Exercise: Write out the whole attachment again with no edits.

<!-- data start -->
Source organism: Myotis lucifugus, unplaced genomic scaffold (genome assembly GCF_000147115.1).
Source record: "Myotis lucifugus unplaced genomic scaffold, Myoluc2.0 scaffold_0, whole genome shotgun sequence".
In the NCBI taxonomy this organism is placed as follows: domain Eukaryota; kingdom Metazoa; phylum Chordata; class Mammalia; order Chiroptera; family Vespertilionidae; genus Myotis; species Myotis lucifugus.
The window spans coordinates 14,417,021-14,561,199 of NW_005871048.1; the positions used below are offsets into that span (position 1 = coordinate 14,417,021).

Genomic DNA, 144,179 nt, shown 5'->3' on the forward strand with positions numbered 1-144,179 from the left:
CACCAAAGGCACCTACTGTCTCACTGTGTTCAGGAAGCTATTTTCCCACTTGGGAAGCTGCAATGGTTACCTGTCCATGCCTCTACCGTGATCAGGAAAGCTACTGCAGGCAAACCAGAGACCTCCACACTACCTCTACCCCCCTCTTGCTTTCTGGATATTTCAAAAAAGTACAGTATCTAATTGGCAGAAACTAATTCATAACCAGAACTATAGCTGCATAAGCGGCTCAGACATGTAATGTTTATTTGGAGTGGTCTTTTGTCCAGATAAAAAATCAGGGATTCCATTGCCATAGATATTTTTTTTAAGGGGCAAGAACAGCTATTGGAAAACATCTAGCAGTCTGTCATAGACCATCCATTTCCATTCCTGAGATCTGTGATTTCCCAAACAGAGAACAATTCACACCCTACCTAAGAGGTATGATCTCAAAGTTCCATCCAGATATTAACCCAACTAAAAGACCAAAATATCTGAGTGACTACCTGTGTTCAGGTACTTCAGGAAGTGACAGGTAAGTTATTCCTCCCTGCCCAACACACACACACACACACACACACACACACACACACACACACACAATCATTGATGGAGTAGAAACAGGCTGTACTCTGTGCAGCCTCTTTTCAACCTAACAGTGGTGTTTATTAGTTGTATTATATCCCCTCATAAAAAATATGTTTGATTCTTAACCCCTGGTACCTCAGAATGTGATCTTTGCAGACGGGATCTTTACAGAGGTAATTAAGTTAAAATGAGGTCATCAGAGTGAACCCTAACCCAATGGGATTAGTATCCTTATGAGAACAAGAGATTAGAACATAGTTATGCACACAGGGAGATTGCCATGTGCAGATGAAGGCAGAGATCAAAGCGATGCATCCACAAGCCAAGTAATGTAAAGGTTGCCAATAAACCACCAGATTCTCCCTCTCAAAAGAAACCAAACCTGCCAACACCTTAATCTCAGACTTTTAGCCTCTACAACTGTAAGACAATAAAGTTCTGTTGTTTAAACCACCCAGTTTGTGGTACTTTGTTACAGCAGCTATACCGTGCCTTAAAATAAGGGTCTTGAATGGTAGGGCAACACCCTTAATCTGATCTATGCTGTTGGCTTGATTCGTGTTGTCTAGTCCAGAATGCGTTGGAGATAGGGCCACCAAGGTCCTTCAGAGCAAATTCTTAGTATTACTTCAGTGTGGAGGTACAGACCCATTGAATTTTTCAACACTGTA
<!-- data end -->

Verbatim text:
Source organism: Myotis lucifugus, unplaced genomic scaffold (genome assembly GCF_000147115.1).
Source record: "Myotis lucifugus unplaced genomic scaffold, Myoluc2.0 scaffold_0, whole genome shotgun sequence".
In the NCBI taxonomy this organism is placed as follows: domain Eukaryota; kingdom Metazoa; phylum Chordata; class Mammalia; order Chiroptera; family Vespertilionidae; genus Myotis; species Myotis lucifugus.
The window spans coordinates 14,417,021-14,561,199 of NW_005871048.1; the positions used below are offsets into that span (position 1 = coordinate 14,417,021).

Genomic DNA, 144,179 nt, shown 5'->3' on the forward strand with positions numbered 1-144,179 from the left:
CACCAAAGGCACCTACTGTCTCACTGTGTTCAGGAAGCTATTTTCCCACTTGGGAAGCTGCAATGGTTACCTGTCCATGCCTCTACCGTGATCAGGAAAGCTACTGCAGGCAAACCAGAGACCTCCACACTACCTCTACCCCCCTCTTGCTTTCTGGATATTTCAAAAAAGTACAGTATCTAATTGGCAGAAACTAATTCATAACCAGAACTATAGCTGCATAAGCGGCTCAGACATGTAATGTTTATTTGGAGTGGTCTTTTGTCCAGATAAAAAATCAGGGATTCCATTGCCATAGATATTTTTTTTAAGGGGCAAGAACAGCTATTGGAAAACATCTAGCAGTCTGTCATAGACCATCCATTTCCATTCCTGAGATCTGTGATTTCCCAAACAGAGAACAATTCACACCCTACCTAAGAGGTATGATCTCAAAGTTCCATCCAGATATTAACCCAACTAAAAGACCAAAATATCTGAGTGACTACCTGTGTTCAGGTACTTCAGGAAGTGACAGGTAAGTTATTCCTCCCTGCCCAACACACACACACACACACACACACACACACACACACACACACACAATCATTGATGGAGTAGAAACAGGCTGTACTCTGTGCAGCCTCTTTTCAACCTAACAGTGGTGTTTATTAGTTGTATTATATCCCCTCATAAAAAATATGTTTGATTCTTAACCCCTGGTACCTCAGAATGTGATCTTTGCAGACGGGATCTTTACAGAGGTAATTAAGTTAAAATGAGGTCATCAGAGTGAACCCTAACCCAATGGGATTAGTATCCTTATGAGAACAAGAGATTAGAACATAGTTATGCACACAGGGAGATTGCCATGTGCAGATGAAGGCAGAGATCAAAGCGATGCATCCACAAGCCAAGTAATGTAAAGGTTGCCAATAAACCACCAGATTCTCCCTCTCAAAAGAAACCAAACCTGCCAACACCTTAATCTCAGACTTTTAGCCTCTACAACTGTAAGACAATAAAGTTCTGTTGTTTAAACCACCCAGTTTGTGGTACTTTGTTACAGCAGCTATACCGTGCCTTAAAATAAGGGTCTTGAATGGTAGGGCAACACCCTTAATCTGATCTATGCTGTTGGCTTGATTCGTGTTGTCTAGTCCAGAATGCGTTGGAGATAGGGCCACCAAGGTCCTTCAGAGCAAATTCTTAGTATTACTTCAGTGTGGAGGTACAGACCCATTGAATTTTTCAACACTGTA